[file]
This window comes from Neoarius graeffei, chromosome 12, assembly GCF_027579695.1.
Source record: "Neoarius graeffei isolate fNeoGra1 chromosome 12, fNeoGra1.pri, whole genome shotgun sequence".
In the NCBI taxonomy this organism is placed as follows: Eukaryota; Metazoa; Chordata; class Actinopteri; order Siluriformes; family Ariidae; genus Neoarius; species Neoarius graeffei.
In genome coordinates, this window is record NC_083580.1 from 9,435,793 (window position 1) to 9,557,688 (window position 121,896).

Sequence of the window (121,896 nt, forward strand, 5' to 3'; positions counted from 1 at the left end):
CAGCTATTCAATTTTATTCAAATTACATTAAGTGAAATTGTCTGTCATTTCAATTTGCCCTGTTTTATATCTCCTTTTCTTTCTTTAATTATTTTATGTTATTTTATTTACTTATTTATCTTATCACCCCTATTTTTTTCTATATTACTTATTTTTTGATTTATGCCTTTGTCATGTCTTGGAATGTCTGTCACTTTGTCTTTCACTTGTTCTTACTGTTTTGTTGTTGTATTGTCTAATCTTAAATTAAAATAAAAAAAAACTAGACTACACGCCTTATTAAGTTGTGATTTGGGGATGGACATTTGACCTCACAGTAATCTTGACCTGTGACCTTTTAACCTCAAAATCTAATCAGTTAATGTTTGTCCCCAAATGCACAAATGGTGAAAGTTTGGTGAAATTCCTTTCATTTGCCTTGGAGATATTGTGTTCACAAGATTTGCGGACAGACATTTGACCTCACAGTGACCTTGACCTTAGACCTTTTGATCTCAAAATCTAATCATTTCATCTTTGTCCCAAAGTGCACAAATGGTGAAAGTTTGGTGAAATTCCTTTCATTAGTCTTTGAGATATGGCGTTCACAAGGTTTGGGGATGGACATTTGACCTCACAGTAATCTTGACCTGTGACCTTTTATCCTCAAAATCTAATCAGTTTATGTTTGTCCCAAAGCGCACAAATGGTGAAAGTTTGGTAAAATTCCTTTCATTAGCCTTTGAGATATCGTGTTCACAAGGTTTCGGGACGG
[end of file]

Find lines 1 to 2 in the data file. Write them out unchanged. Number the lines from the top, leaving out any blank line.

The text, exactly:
This window comes from Neoarius graeffei, chromosome 12, assembly GCF_027579695.1.
Source record: "Neoarius graeffei isolate fNeoGra1 chromosome 12, fNeoGra1.pri, whole genome shotgun sequence".